Carbonite Puts Its Online Backup Software on Lenovo Computers, Raises $20 Million
Automatic Internet-based backup services—the first form of “cloud computing” to hit the mainstream market—have been making news lately. Last Wednesday, the Mozy division of Hopkinton, MA-based EMC (NYSE: EMC) announced that its software will power an online backup service available to buyers of Thinkpad SL notebook computers, the newest line of business laptops from Lenovo. Not to be outdone, Boston-based Carbonite is expected to announce soon that it has formed an even broader partnership with the Chinese computer maker: All Lenovo IdeaPad and IdeaCentre computers—the company’s lines of home and home-office laptops and desktops, respectively—will now come with Carbonite’s online backup software pre-installed.
If IdeaPad and IdeaCentre owners give Carbonite an e-mail address and password, they’ll get 30 days of free backup service on Carbonite’s servers, after which they can elect to continue the service at $49.95 per year. The arrangement is a coup that could bring Carbonite tens of thousands of new users at a time when the competition for customers of online backup services is all about exposure, branding, and name recognition.
At the same time, Carbonite is about to announce formally that it has closed a $20 million financing round, the third since the company’s founding in 2005. (It raised $2.5 million in Series A funding in February, 2006, and completed a $15 million Series B round in May, 2007.) Carbonite co-founder and CEO David Friend, a veteran of the Boston technology scene with five previous startups to his name, calls the new financing round “a real achievement for the company,” given the general sense of caution prevailing in investment markets. All of the company’s existing investors—including Menlo Ventures, 3i Group, and CommonAngels—came back for the latest round, but it also included a new institutional investor, Performance Equity of Stamford, CT.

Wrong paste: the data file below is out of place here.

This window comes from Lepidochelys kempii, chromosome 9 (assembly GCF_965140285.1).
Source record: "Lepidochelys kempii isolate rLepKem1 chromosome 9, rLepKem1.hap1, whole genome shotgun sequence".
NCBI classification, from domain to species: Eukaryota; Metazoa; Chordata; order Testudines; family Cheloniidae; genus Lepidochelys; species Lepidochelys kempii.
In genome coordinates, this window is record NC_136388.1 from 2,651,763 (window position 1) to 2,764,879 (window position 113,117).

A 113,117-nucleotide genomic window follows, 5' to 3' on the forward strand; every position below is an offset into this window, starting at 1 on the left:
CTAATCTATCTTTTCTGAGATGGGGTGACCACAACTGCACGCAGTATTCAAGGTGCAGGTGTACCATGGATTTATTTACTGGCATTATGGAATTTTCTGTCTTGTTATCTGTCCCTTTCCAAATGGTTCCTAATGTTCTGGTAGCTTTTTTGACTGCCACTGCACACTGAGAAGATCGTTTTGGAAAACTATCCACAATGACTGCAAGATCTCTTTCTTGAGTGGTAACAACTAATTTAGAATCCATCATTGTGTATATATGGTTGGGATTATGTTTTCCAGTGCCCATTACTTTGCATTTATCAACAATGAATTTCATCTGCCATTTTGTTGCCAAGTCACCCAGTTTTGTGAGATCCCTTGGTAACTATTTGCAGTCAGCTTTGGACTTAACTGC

For the Series C round, “We were looking for somebody with their feet more in Wall Street than in Sand Hill Road, to show that we have a working business model,” Friend says. “This is no longer venture capital that we’re raising—it’s expansion capital, and the people who gave us term sheets did so because they looked at Carbonite and saw that we have a marketing engine where we can put a dollar in the top, turn the crank, and get four or five dollars out the bottom over the next two or three years.”
Whether online backup services really turn into that kind of money machine—and who ends up with the profits—will depend to a large extent on how quickly consumer awareness of the technology spreads and which company can get its name in front of computer users first.
Most computer users are aware of the possibility of losing the data on their local hard drives, whether through theft, hardware failure, or some other disaster. And most make at least desultory efforts to back up crucial business or personal data, often on DVD-RW discs or on a second, external hard drive. But relatively few people so far are aware of services like those from Carbonite and Mozy, which copy the data on PC hard drives to far-away data centers over broadband Internet connections. These backups occur automatically whenever there is new data to be duplicated. In the event that local data is lost, it can be restored by … Next Page »